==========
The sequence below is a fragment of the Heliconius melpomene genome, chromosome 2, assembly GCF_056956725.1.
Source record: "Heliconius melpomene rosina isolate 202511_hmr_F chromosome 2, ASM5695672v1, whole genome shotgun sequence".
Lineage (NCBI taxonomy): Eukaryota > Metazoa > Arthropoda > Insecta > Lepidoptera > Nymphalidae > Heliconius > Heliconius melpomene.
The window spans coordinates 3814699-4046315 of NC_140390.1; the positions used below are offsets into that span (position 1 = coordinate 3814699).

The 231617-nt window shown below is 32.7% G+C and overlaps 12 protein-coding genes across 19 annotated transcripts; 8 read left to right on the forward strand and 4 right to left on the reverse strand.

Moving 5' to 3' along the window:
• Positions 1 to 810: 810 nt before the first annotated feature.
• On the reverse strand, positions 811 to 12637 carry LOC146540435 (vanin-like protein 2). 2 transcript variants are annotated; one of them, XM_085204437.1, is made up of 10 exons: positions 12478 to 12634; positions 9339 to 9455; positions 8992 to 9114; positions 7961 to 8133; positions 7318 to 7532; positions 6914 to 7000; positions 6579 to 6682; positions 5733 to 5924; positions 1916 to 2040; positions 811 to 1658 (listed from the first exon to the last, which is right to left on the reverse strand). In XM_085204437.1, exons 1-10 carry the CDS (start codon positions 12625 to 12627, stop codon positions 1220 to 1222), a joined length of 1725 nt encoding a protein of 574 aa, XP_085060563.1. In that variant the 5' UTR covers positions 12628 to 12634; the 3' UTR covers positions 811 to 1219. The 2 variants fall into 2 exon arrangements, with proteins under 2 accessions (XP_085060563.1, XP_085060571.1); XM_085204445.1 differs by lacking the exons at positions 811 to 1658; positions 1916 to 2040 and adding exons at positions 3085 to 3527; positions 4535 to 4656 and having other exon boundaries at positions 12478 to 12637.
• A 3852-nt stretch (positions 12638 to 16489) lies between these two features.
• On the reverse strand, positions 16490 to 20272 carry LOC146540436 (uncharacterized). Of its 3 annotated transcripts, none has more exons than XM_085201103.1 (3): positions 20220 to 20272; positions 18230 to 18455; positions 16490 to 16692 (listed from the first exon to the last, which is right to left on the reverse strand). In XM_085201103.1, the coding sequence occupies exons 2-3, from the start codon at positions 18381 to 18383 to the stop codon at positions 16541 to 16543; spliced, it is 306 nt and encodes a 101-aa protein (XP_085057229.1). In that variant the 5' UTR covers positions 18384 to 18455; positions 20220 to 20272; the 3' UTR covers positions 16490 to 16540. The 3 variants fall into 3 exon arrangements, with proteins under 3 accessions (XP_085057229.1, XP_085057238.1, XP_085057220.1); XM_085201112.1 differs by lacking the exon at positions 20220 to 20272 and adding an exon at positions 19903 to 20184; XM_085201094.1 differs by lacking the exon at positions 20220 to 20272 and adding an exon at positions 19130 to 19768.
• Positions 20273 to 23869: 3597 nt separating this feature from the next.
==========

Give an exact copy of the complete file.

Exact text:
The sequence below is a fragment of the Heliconius melpomene genome, chromosome 2, assembly GCF_056956725.1.
Source record: "Heliconius melpomene rosina isolate 202511_hmr_F chromosome 2, ASM5695672v1, whole genome shotgun sequence".
Lineage (NCBI taxonomy): Eukaryota > Metazoa > Arthropoda > Insecta > Lepidoptera > Nymphalidae > Heliconius > Heliconius melpomene.
The window spans coordinates 3814699-4046315 of NC_140390.1; the positions used below are offsets into that span (position 1 = coordinate 3814699).

The 231617-nt window shown below is 32.7% G+C and overlaps 12 protein-coding genes across 19 annotated transcripts; 8 read left to right on the forward strand and 4 right to left on the reverse strand.

Moving 5' to 3' along the window:
• Positions 1 to 810: 810 nt before the first annotated feature.
• On the reverse strand, positions 811 to 12637 carry LOC146540435 (vanin-like protein 2). 2 transcript variants are annotated; one of them, XM_085204437.1, is made up of 10 exons: positions 12478 to 12634; positions 9339 to 9455; positions 8992 to 9114; positions 7961 to 8133; positions 7318 to 7532; positions 6914 to 7000; positions 6579 to 6682; positions 5733 to 5924; positions 1916 to 2040; positions 811 to 1658 (listed from the first exon to the last, which is right to left on the reverse strand). In XM_085204437.1, exons 1-10 carry the CDS (start codon positions 12625 to 12627, stop codon positions 1220 to 1222), a joined length of 1725 nt encoding a protein of 574 aa, XP_085060563.1. In that variant the 5' UTR covers positions 12628 to 12634; the 3' UTR covers positions 811 to 1219. The 2 variants fall into 2 exon arrangements, with proteins under 2 accessions (XP_085060563.1, XP_085060571.1); XM_085204445.1 differs by lacking the exons at positions 811 to 1658; positions 1916 to 2040 and adding exons at positions 3085 to 3527; positions 4535 to 4656 and having other exon boundaries at positions 12478 to 12637.
• A 3852-nt stretch (positions 12638 to 16489) lies between these two features.
• On the reverse strand, positions 16490 to 20272 carry LOC146540436 (uncharacterized). Of its 3 annotated transcripts, none has more exons than XM_085201103.1 (3): positions 20220 to 20272; positions 18230 to 18455; positions 16490 to 16692 (listed from the first exon to the last, which is right to left on the reverse strand). In XM_085201103.1, the coding sequence occupies exons 2-3, from the start codon at positions 18381 to 18383 to the stop codon at positions 16541 to 16543; spliced, it is 306 nt and encodes a 101-aa protein (XP_085057229.1). In that variant the 5' UTR covers positions 18384 to 18455; positions 20220 to 20272; the 3' UTR covers positions 16490 to 16540. The 3 variants fall into 3 exon arrangements, with proteins under 3 accessions (XP_085057229.1, XP_085057238.1, XP_085057220.1); XM_085201112.1 differs by lacking the exon at positions 20220 to 20272 and adding an exon at positions 19903 to 20184; XM_085201094.1 differs by lacking the exon at positions 20220 to 20272 and adding an exon at positions 19130 to 19768.
• Positions 20273 to 23869: 3597 nt separating this feature from the next.